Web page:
The Case of Sherlock Holmes by Andrew Glazzard – Review
By Karl Hornsey
Think you know all about Sherlock Holmes, arguably the world’s most famous fictional detective? Well, you may need to think again unless you’ve read Andrew Glazzard’s forensic dissection of all things Holmes, Watson and Conan Doyle, and how the novels and short stories fit into and depicted Victorian and Edwardian society.
Despite being a big fan of Holmes, including having recently rewatched all of the wonderful Jeremy Brett’s canon, there was a huge amount that I didn’t know, or hadn’t even thought about, that Glazzard brought to the fore.
This is a scholarly work, but also an accessible one for anyone with even a passing interest in the character, its author or the time in which the stories were set. Glazzard manages to delve deep into the psyche of Conan Doyle and of Holmes, while also referencing the influences of the likes of Edgar Allan Poe and Joseph Conrad on the stories.
To do so, he focuses on seven strands that run through the adventures – money, class, family, sex, race, war and secrecy – using an incredible depth of knowledge to tease out the oddities that Conan Doyle imbued in Holmes and assess just how realistic his tales and achievements were.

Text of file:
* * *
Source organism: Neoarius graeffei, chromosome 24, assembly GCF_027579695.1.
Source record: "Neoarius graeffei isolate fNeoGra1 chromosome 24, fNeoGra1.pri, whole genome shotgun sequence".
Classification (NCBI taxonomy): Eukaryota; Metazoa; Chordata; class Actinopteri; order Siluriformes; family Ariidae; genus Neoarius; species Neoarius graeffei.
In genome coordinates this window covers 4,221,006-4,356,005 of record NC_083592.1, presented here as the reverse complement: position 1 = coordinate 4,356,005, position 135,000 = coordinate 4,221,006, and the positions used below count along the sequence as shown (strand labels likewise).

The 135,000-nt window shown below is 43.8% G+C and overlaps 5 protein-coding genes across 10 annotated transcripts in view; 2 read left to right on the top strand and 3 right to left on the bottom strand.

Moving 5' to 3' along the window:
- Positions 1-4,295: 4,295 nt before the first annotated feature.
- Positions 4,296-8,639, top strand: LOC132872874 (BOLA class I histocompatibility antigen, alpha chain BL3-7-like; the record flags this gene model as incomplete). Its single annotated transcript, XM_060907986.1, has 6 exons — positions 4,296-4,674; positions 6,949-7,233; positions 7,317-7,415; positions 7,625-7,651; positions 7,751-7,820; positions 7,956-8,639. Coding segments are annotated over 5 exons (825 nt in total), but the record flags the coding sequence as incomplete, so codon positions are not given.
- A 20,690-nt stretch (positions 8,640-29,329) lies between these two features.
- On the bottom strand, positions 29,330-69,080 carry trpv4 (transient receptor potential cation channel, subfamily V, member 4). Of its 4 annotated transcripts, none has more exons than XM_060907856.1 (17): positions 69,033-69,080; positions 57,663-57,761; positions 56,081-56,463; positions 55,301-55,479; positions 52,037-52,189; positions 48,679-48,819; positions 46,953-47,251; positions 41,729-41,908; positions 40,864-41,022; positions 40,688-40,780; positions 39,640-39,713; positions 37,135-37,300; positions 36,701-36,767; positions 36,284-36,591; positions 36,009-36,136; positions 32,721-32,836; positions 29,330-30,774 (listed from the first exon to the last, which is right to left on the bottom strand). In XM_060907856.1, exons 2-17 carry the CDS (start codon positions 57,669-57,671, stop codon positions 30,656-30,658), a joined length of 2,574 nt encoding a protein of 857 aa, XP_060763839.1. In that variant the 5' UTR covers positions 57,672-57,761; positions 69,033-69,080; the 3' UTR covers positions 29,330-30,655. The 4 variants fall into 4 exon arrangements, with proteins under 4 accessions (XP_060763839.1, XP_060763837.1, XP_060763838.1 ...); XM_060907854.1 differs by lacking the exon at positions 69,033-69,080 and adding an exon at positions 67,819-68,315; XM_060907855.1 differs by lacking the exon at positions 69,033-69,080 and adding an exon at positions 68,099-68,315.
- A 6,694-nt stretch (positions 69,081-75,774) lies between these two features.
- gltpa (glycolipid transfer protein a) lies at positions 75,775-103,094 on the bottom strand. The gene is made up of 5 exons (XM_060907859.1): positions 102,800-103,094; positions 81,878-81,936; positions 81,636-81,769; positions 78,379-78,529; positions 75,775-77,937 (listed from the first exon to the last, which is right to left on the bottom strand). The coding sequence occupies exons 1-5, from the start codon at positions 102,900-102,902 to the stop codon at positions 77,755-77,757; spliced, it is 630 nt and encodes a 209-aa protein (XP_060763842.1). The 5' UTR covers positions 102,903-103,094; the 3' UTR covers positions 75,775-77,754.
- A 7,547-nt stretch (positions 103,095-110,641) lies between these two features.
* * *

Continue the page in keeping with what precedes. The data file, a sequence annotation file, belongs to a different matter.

Even the most die hard of Sherlock Holmes fans would accept that some of the stories are so far-fetched and full of plot holes as to be rendered just too implausible, and the great thing about Glazzard’s work here is that it doesn’t paper over the cracks, rather it goes looking for them. It’s an honest work and one that reveals some of the tricks or exaggerations that Conan Doyle used to please the masses who, at the time, lapped up all things Sherlock to the extent that the author had to bring him back, several years after seeing him supposedly plummet to his death at the Reichenbach Falls. Although the huge sums of money on offer to do so might just have had something to do with the resurrection as well.
By going into such remarkable depth and covering such a breadth of historical events and occurrences, there are parts of this work that I found difficult to follow and veered a little too far away from the subject of Holmes for my liking, with some passages being too dry for casual reader. Finding the balance between effectively being the only book you would ever need in order to understand the world of Sherlock Holmes, yet still making it accessible to the average fan is not an easy thing to pull off.
On the whole Glazzard manages it though, and the likes of The Sign of Four, A Study in Scarlet and The Hound of the Baskervilles are covered in detail, making this a must-read for anyone who is, or maybe just thinks they are, an aficionado of the great detective.
‘The Case of Sherlock Holmes: Secrets and Lies in Conan Doyle’s Detective Fiction’ by Andrew Glazzard is published by Edinburgh University Press, paperback £20